——————————————–

sung by Daniel O’Donnell (4:01) –
https://www.youtube.com/watch?v=ogXOCvj0-hA

 

 

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A simple Child, dear brother Jim,
That lightly draws its breath,
And feels its life in every limb,
What should it know of death?  

I met a little cottage Girl:
She was eight years old, she said;
Her hair was thick with many a curl
That clustered round her head.  

She had a rustic, woodland air,
And she was wildly clad:
Her eyes were fair, and very fair;
—Her beauty made me glad.  

“Sisters and brothers, little Maid,
How many may you be?”
“How many? Seven in all,” she said,
And wondering looked at me.  

“And where are they? I pray you tell.”
She answered, “Seven are we;
And two of us at Conway dwell,
And two are gone to sea.  

“Two of us in the church-yard lie,
My sister and my brother;
And, in the church-yard cottage, I
Dwell near them with my mother.”  

“You say that two at Conway dwell,
And two are gone to sea,
Yet ye are seven! I pray you tell,
Sweet Maid, how this may be.”  

Then did the little Maid reply,
“Seven boys and girls are we;
Two of us in the church-yard lie,
Beneath the church-yard tree.”  

“You run about, my little Maid,
Your limbs they are alive;
If two are in the church-yard laid,
Then ye are only five.”  

“Their graves are green, they may be seen,”
The little Maid replied,
“Twelve steps or more from my mother’s door,
And they are side by side.  

“My stockings there I often knit,
My kerchief there I hem;
And there upon the ground I sit,
And sing a song to them.  

“And often after sunset, Sir,
When it is light and fair,
I take my little porringer,
And eat my supper there.  

“The first that died was sister Jane;
In bed she moaning lay,
Till God released her of her pain;
And then she went away.  

“So in the church-yard she was laid;
And, when the grass was dry,
Together round her grave we played,
My brother John and I.  

“And when the ground was white with snow,
And I could run and slide,
My brother John was forced to go,
And he lies by her side.”  

“How many are you, then,” said I,
“If they two are in heaven?”
Quick was the little Maid’s reply,
“O Master! we are seven.” 

“But they are dead; those two are dead!
Their spirits are in heaven!”
’Twas throwing words away; for still
The little Maid would have her will,
And said, “Nay, we are seven!”

 

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An Austrian army, awfully arrayed,
Boldly by battery besieged Belgrade.
Cossack commanders cannonading come,
Dealing destruction’s devastating doom.
Every endeavor engineers essay,
For fame, for fortune fighting – furious fray!
Generals ‘gainst generals grapple – gracious God!
How honors Heaven heroic hardihood!
Infuriate, indiscriminate in ill,
Kindred kill kinsmen, kinsmen kindred kill.
Labor low levels longest, loftiest lines;
Men march ‘mid mounds, ‘mid moles, ‘ mid murderous mines;
Now noxious, noisey numbers nothing, naught
Of outward obstacles, opposing ought;
Poor patriots, partly purchased, partly pressed,
Quite quaking, quickly “Quarter! Quarter!” quest.
Reason returns, religious right redounds,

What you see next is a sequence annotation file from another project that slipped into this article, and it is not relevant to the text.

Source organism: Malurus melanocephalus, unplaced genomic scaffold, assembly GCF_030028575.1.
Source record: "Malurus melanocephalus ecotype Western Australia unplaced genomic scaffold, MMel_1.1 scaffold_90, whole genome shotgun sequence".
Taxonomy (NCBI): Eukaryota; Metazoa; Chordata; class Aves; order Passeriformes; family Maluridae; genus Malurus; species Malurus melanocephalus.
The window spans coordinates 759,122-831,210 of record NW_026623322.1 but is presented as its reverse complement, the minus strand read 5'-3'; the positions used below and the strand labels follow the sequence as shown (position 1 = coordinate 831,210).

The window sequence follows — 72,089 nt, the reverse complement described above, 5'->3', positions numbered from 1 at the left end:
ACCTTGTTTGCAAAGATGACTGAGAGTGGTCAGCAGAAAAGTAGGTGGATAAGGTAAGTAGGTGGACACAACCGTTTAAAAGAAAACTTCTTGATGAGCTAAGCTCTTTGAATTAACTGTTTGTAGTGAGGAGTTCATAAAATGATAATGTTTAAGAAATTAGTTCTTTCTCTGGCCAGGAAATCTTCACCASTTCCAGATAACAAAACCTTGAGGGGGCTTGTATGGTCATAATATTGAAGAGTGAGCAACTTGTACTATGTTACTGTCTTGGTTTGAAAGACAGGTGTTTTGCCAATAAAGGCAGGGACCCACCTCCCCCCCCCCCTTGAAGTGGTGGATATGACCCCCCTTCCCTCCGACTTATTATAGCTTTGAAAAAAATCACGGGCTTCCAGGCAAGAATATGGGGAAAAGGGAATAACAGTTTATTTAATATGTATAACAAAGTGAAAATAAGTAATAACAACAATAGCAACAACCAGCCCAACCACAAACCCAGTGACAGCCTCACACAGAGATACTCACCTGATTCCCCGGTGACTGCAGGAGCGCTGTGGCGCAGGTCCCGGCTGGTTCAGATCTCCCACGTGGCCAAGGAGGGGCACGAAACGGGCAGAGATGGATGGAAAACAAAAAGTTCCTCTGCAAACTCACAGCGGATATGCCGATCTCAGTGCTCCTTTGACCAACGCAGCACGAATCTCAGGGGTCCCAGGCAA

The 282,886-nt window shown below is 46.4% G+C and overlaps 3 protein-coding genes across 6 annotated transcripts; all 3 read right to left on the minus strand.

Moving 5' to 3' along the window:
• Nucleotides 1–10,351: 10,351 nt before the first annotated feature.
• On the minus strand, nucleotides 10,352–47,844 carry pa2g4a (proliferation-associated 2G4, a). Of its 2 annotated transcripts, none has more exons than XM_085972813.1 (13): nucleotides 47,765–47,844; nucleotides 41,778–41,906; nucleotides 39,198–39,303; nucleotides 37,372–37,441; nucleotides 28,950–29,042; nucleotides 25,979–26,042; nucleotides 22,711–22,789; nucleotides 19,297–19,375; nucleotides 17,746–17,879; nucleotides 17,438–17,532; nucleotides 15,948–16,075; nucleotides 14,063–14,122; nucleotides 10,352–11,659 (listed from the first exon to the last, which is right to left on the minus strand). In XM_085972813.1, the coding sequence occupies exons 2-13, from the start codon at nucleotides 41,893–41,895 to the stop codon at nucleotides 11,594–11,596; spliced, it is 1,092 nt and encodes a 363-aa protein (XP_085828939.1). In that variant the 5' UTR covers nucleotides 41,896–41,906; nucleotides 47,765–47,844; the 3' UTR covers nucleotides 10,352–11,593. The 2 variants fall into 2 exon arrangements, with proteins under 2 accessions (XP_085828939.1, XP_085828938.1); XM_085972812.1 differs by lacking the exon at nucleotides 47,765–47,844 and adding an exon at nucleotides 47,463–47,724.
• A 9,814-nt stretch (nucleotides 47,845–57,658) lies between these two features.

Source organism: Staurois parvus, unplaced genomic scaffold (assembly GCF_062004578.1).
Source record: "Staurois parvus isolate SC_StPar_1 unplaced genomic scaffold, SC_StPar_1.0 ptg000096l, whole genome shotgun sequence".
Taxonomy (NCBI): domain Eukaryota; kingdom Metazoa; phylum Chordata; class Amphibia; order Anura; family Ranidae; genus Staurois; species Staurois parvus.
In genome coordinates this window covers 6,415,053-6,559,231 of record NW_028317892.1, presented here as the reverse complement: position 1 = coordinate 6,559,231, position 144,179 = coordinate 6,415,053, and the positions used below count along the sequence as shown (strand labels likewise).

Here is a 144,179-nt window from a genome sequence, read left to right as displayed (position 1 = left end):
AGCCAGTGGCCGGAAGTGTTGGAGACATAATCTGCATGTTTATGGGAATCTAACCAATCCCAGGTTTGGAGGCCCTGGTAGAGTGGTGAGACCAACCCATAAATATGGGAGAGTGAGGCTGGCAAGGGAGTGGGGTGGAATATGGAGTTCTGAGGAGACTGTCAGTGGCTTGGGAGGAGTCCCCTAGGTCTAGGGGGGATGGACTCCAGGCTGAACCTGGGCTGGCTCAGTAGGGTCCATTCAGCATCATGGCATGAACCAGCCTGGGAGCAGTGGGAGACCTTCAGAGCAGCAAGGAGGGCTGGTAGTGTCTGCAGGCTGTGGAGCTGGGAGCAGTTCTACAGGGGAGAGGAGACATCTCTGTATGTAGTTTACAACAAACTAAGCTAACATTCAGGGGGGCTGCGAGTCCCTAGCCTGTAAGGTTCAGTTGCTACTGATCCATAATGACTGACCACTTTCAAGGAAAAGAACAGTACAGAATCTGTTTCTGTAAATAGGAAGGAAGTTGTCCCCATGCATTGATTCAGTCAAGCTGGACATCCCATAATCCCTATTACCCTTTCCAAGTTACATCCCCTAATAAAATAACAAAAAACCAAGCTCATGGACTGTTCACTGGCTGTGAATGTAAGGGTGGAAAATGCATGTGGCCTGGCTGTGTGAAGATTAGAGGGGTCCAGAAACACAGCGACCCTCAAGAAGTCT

Suwarrow stops such sanguinary sounds.
Truce to thee, Turkey! Triumph to thy train,
Unwise, unjust, unmerciful Ukraine!
Vanish vain victory! vanish, victory vain!
Why wish we warfare? Wherefore welcome were
Xerxes, Ximenes, Xanthus, Xavier?
Yield, yield, ye youths! ye yeomen, yield your yell!
Zeus’, Zarpater’s, Zoroaster’s zeal,
Attracting all, arms against acts appeal!

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How dear to my heart are the scenes of my childhood,
When fond recollection presents them to view!
The orchard, the meadow, the deep tangled wildwood,
And every loved spot which my infancy knew.
The wide-spreading pond and the mill that stood by it,
The bridge and the rock where the cataract fell;
The cot of my father, the dairy house nigh it,
And e’en the rude bucket that hung in the well.

That moss-covered bucket I hailed as a treasure,
For often at noon, when returned from the field,
I found it the source of an exquisite pleasure,
The purest and sweetest that nature can yield.
How ardent I seized it, with hands that were glowing,
And quick to the white-pebbled bottom it fell.
Then soon, with the emblem of truth overflowing,
And dripping with coolness, it rose from the well.

How sweet from the green, mossy brim to receive it,
As, poised on the curb, it inclined to my lips!
Not a full, blushing goblet could tempt me to leave it,
Tho’ filled with the nectar that Jupiter sips.
And now, far removed from the loved habitation,
The tear of regret will intrusively swell,
As fancy reverts to my father’s plantation,
And sighs for the bucket that hung in the well.

——————————————————————————

Bing Crosby sings The Old Oaken Bucket (3:14).

This video shows the old oaken bucket in Massachusetts and a 1902 recording of the song by the Edison Quartet is played on an antique Victrola (4:09)

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Now all the truth is out,
Be secret and take defeat
From any brazen throat,
For how can you compete,
Being honour bred, with one
Who, were it proved he lies,
Were neither shamed in his own
Nor in his neighbours’ eyes?
Bred to a harder thing
Than Triumph, turn away
And like a laughing string
Whereon mad fingers play
Amid a place of stone,
Be secret and exult,
Because of all things known
That is most difficult.